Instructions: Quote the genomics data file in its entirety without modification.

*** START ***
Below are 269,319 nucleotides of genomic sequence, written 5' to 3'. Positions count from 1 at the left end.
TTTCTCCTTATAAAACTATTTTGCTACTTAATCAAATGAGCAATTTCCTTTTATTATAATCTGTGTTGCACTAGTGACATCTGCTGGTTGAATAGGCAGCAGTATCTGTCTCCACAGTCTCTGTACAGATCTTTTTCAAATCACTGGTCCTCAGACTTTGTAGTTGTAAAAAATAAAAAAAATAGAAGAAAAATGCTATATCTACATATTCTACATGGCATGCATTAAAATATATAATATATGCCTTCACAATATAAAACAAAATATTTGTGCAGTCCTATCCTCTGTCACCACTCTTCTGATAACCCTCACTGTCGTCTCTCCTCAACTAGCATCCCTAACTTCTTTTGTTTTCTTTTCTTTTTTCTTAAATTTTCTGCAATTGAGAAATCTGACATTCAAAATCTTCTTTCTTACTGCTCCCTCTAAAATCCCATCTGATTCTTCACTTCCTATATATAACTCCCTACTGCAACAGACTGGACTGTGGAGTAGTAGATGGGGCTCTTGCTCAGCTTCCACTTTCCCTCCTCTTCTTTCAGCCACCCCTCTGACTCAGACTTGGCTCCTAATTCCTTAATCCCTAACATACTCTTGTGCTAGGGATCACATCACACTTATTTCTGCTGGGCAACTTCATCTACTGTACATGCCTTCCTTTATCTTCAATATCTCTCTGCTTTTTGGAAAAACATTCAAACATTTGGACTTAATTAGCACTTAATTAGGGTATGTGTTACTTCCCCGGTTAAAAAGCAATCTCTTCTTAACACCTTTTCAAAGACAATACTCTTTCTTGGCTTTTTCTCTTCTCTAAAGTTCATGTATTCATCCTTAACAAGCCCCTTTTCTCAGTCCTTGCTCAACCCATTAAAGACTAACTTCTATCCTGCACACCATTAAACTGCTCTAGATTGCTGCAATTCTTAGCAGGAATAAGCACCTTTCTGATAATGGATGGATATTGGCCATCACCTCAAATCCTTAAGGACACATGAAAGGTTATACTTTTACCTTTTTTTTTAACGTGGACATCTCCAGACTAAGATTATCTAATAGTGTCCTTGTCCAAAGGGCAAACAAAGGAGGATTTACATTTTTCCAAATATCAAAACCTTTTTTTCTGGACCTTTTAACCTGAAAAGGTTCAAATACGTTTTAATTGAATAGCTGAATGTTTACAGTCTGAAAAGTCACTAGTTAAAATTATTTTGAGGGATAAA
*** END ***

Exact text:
Below are 269,319 nucleotides of genomic sequence, written 5' to 3'. Positions count from 1 at the left end.
TTTCTCCTTATAAAACTATTTTGCTACTTAATCAAATGAGCAATTTCCTTTTATTATAATCTGTGTTGCACTAGTGACATCTGCTGGTTGAATAGGCAGCAGTATCTGTCTCCACAGTCTCTGTACAGATCTTTTTCAAATCACTGGTCCTCAGACTTTGTAGTTGTAAAAAATAAAAAAAATAGAAGAAAAATGCTATATCTACATATTCTACATGGCATGCATTAAAATATATAATATATGCCTTCACAATATAAAACAAAATATTTGTGCAGTCCTATCCTCTGTCACCACTCTTCTGATAACCCTCACTGTCGTCTCTCCTCAACTAGCATCCCTAACTTCTTTTGTTTTCTTTTCTTTTTTCTTAAATTTTCTGCAATTGAGAAATCTGACATTCAAAATCTTCTTTCTTACTGCTCCCTCTAAAATCCCATCTGATTCTTCACTTCCTATATATAACTCCCTACTGCAACAGACTGGACTGTGGAGTAGTAGATGGGGCTCTTGCTCAGCTTCCACTTTCCCTCCTCTTCTTTCAGCCACCCCTCTGACTCAGACTTGGCTCCTAATTCCTTAATCCCTAACATACTCTTGTGCTAGGGATCACATCACACTTATTTCTGCTGGGCAACTTCATCTACTGTACATGCCTTCCTTTATCTTCAATATCTCTCTGCTTTTTGGAAAAACATTCAAACATTTGGACTTAATTAGCACTTAATTAGGGTATGTGTTACTTCCCCGGTTAAAAAGCAATCTCTTCTTAACACCTTTTCAAAGACAATACTCTTTCTTGGCTTTTTCTCTTCTCTAAAGTTCATGTATTCATCCTTAACAAGCCCCTTTTCTCAGTCCTTGCTCAACCCATTAAAGACTAACTTCTATCCTGCACACCATTAAACTGCTCTAGATTGCTGCAATTCTTAGCAGGAATAAGCACCTTTCTGATAATGGATGGATATTGGCCATCACCTCAAATCCTTAAGGACACATGAAAGGTTATACTTTTACCTTTTTTTTTAACGTGGACATCTCCAGACTAAGATTATCTAATAGTGTCCTTGTCCAAAGGGCAAACAAAGGAGGATTTACATTTTTCCAAATATCAAAACCTTTTTTTCTGGACCTTTTAACCTGAAAAGGTTCAAATACGTTTTAATTGAATAGCTGAATGTTTACAGTCTGAAAAGTCACTAGTTAAAATTATTTTGAGGGATAAA